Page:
Locals support autism awareness

 

Locals support autism awareness

 

Becky Walz
Editor

 

In an effort to support autism awareness, approximately 75 runners and walkers hit the road in Ossian on Saturday in honor of Autism Awareness Month.

The first annual 5K Run/Walk was part of a statewide event sponsored by the Autism Society of Iowa and a variety of other businesses to bring increased autism awareness in northeast Iowa and throughout the state.

“Our family walked to raise awareness because we see how our family member and a very dear family friend are affected by autism daily,” said Christine VanHorn, a Spillville resident.

Marie Conway of Castalia, a special education teacher at Decorah High School, coordinated the event and was hoping for 50 participants. She was overwhelmed by the amount of support she received locally.

Conway, who has been teaching students with multiple special needs at Decorah for nearly seven years, has worked with students with autism, and through her work she became involved with the Autism Society of Iowa.

She, along with other members of the statewide organization, decided to organize an event and first chose a virtual 5K that spanned a week, ending during the prestigious Drake Relays on April 27.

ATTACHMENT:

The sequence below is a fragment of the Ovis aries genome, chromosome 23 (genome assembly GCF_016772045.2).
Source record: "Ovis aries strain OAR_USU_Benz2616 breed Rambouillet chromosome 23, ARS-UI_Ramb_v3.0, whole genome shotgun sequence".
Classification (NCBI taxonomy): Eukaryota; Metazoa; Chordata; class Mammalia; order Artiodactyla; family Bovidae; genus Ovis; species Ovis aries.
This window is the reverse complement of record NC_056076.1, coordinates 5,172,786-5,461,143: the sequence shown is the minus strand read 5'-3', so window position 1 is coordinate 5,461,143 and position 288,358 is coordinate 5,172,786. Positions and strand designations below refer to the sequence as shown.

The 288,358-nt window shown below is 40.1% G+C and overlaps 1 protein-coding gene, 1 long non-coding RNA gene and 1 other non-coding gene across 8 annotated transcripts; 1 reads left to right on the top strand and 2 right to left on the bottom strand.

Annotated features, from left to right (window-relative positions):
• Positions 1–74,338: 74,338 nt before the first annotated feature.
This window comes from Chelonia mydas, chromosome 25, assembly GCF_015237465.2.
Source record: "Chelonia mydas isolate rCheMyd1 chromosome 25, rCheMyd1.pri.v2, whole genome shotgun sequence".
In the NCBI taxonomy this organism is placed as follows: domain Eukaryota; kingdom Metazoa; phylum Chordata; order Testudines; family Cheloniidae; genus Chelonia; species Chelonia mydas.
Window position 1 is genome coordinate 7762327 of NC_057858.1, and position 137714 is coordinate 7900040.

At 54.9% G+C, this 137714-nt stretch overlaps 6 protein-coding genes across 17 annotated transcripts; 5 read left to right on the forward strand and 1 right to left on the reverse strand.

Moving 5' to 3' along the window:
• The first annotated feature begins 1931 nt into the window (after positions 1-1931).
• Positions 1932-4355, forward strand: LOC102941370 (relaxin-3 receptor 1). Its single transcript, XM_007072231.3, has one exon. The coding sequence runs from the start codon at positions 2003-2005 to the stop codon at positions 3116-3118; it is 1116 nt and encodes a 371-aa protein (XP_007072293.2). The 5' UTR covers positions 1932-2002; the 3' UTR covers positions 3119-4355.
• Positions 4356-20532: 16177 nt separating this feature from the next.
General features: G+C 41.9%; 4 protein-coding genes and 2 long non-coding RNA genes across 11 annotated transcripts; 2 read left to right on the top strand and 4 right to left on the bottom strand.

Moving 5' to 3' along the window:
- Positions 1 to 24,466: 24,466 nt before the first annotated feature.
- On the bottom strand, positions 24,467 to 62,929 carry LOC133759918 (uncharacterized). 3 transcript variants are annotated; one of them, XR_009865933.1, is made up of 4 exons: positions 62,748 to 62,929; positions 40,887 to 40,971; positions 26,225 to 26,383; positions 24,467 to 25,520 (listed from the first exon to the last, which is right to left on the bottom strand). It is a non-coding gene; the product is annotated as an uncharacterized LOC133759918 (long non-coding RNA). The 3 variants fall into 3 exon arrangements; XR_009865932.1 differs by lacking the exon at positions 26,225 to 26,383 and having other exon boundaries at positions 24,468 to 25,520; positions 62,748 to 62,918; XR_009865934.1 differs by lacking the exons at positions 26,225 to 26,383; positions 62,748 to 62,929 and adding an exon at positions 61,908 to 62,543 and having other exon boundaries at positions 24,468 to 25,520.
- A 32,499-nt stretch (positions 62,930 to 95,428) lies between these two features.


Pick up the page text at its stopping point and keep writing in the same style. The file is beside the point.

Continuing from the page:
“We wanted to do something different. We already do a day at the hill with legislators and other special events but this is unique,” stated Conway.

The group brainstormed and envisioned high school students completing the 5K or donating their practices to autism awareness. Then if those students qualified for the Drake Relays, they could wear their Autism Awareness shirts.

“We are hoping to move from just awareness to an understanding of individuals with autism,” said the mother of four.

She added that everyone knows at least one individual with autism or a family who deals with autism daily, but she noted that everyone with autism is different.

“Getting more awareness out there will make it easier, have it more understood, and have an even better support group for these individuals and their families affected by it,” added VanHorn.

Ossian was an easy location for Conway to choose for the northeast Iowa event because the course has been laid out for the Ossian Fest 5K for the last several years.

“I felt really comfortable using the out-and-back course,” Conway said of choosing Ossian for the first annual Autism Awareness 5K Run/Walk.

In the future, the organizer hopes to move the 5K to other locations such as Calmar, Decorah, or Clermont.

“Hopefully it gets to be a bigger and bigger event,” concluded Conway.

Autism is so prevalent in today’s society, yet many people don’t know how to handle the situation with a person affected by it. 

According to the Centers for Disease Control and Prevention, the prevalence of autism has risen to one in every 88 births, almost one in every 54 boys.

The spotlight being shown on autism opens up doors of opportunities for the nation to consider how to better serve these individuals and their families facing a lifetime of support.

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